Winner Will Be Chosen Tonight on 'Nashville Star'

By Mike Hughes
Gannett News Service

Under the surface of country music, it seems as if there are deep pools of anonymous talent.

That's clear as "Nashville Star" prepares to announce its winner at 10 p.m. today on the USA Network. Viewers cast their votes April 26, but the remaining three finalists feel they are already winners since the show has brought many of them instant fame.

Until recently, all were obscure.

"I was famous in a half-county area," jokes John Arthur Martinez, 41.

Buddy Jewell, 42, had second-hand fame, cutting demo tapes for songwriters that became hits for other people. Now he's becoming known himself. "I'm an overnight, 10-year success," he says.
Only Miranda Lambert has moved quickly. At 19, she's been flung into the national spotlight.

"Wow, I'm on a reality TV show," Lambert says. "It's sure to cut four years off the time it takes [to be known]."

The show started with 8,000 people auditioning. Twelve contestants were selected. Now that's down to three, and viewers have cast their votes. Tonight's finale will announce the winner, who will land a deal for a Sony album, which Clint Black will produce. And all 12 contestants will return to perform as will Black, Jo Dee Messina and Trace Adkins.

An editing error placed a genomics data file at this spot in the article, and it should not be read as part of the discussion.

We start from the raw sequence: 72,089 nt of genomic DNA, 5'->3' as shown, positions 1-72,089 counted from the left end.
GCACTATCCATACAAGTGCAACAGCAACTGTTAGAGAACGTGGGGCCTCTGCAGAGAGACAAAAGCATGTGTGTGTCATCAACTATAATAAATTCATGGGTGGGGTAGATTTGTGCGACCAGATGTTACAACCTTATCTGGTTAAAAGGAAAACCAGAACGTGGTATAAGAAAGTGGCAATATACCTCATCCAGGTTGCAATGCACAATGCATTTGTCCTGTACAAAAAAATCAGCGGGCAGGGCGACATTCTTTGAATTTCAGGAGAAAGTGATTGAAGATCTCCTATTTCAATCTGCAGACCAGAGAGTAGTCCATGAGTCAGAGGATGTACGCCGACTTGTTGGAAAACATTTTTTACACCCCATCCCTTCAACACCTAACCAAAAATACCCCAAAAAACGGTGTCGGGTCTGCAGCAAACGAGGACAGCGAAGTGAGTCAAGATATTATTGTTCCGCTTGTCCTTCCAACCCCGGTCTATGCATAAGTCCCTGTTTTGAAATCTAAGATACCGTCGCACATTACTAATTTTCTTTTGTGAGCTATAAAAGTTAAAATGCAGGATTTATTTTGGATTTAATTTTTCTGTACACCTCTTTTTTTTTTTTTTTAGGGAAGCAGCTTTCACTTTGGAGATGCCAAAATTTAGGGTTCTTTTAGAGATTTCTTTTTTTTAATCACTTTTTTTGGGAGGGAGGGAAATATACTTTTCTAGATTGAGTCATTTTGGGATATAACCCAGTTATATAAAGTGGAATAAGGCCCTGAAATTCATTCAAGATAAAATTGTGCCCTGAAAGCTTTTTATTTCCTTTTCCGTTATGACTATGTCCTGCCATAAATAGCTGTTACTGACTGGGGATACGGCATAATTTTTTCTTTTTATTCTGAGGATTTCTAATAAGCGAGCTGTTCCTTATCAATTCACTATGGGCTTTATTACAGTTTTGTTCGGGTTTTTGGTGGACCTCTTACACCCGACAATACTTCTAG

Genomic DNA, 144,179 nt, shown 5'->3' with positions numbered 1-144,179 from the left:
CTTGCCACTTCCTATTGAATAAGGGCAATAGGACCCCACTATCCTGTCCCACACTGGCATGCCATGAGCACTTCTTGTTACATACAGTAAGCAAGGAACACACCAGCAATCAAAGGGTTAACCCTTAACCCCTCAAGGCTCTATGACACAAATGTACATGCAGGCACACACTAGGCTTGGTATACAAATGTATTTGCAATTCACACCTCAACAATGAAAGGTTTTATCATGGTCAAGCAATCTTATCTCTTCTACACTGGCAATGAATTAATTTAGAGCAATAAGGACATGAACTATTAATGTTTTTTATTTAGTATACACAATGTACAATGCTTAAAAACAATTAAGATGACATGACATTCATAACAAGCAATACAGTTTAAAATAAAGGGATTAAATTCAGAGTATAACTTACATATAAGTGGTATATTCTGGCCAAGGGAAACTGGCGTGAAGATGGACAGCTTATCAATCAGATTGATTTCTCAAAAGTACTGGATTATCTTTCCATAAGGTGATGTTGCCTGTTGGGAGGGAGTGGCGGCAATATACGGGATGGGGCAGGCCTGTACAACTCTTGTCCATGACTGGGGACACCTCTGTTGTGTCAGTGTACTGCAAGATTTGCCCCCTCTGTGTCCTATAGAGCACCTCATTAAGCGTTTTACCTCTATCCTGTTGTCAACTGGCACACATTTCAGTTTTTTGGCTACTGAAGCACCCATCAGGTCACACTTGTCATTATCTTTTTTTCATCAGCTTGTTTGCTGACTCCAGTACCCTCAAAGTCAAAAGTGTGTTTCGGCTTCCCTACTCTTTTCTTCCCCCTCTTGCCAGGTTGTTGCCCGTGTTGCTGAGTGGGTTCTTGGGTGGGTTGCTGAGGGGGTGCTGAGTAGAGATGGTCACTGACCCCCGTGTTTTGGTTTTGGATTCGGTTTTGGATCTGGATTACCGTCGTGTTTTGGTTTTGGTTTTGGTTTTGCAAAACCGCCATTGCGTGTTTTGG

The final three people illustrate country's range. This isn't the cutesy turf of "American Idol," which has an age ceiling of 24.

"It's really surprising that they picked the youngest person and the two oldest ones," Lambert says. "But we've all become close friends."

Her life experiences are slender so far. "I had a real job in a department store," she says, "but only for two weeks. I hated it."

So she focused on her music and now "Nashville Star." It's the first time she's lived away from home.

Martinez, by comparison, tried an alternate career. In his hometown of Marble Falls, Texas, he was an English teacher and tennis coach, singing at night.

"My wife could tell I needed to change," he says. "She said, 'You're not going to be happy if you don't try this full time.' "

His wife, Yvonna, changed his world in many ways. "I managed a package deal with her," he says. She brought her four children (now ages 9 to 20) into the marriage.

Now Martinez has a big family, an independent record label (Jam Records) and a career as a singer-songwriter in English and Spanish. He's expanded beyond his half-county of fame.

Jewell, originally from Osceola, Ark., has had a number of part-time jobs, including as a bouncer. He also had one previous crack at fame: A decade ago, he won two rounds of "Star Search" and landed a record development deal.

That sputtered and he's spent his time making, by his count, 4,000 demos for songwriters. Usually, he couldn't guess which songs would be the hits.

"When I sang, 'Write This Down,' I thought, 'Well, it's OK.'

"Then one morning, the alarm goes off and George Strait is singing it. I'm thinking, 'Hey, I recognize that song.' "